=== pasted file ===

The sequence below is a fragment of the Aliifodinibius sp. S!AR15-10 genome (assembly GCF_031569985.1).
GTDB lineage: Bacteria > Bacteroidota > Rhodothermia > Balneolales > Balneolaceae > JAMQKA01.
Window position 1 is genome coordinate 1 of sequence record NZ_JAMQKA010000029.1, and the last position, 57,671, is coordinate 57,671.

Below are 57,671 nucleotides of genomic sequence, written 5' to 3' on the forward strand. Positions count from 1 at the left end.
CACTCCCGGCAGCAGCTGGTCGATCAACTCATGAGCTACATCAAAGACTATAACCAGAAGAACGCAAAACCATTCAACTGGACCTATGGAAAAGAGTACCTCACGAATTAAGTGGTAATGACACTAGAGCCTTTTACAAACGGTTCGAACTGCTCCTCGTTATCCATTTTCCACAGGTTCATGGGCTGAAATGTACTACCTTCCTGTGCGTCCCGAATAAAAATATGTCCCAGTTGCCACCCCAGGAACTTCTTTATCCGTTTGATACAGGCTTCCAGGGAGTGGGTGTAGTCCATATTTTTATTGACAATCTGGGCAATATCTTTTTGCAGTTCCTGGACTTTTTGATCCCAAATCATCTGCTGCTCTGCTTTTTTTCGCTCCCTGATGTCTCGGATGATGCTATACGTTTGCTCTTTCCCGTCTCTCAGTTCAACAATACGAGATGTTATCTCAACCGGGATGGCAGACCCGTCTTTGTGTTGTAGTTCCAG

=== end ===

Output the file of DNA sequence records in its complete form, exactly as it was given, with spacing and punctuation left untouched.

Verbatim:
The sequence below is a fragment of the Aliifodinibius sp. S!AR15-10 genome (assembly GCF_031569985.1).
GTDB lineage: Bacteria > Bacteroidota > Rhodothermia > Balneolales > Balneolaceae > JAMQKA01.
Window position 1 is genome coordinate 1 of sequence record NZ_JAMQKA010000029.1, and the last position, 57,671, is coordinate 57,671.

Below are 57,671 nucleotides of genomic sequence, written 5' to 3' on the forward strand. Positions count from 1 at the left end.
CACTCCCGGCAGCAGCTGGTCGATCAACTCATGAGCTACATCAAAGACTATAACCAGAAGAACGCAAAACCATTCAACTGGACCTATGGAAAAGAGTACCTCACGAATTAAGTGGTAATGACACTAGAGCCTTTTACAAACGGTTCGAACTGCTCCTCGTTATCCATTTTCCACAGGTTCATGGGCTGAAATGTACTACCTTCCTGTGCGTCCCGAATAAAAATATGTCCCAGTTGCCACCCCAGGAACTTCTTTATCCGTTTGATACAGGCTTCCAGGGAGTGGGTGTAGTCCATATTTTTATTGACAATCTGGGCAATATCTTTTTGCAGTTCCTGGACTTTTTGATCCCAAATCATCTGCTGCTCTGCTTTTTTTCGCTCCCTGATGTCTCGGATGATGCTATACGTTTGCTCTTTCCCGTCTCTCAGTTCAACAATACGAGATGTTATCTCAACCGGGATGGCAGACCCGTCTTTGTGTTGTAGTTCCAG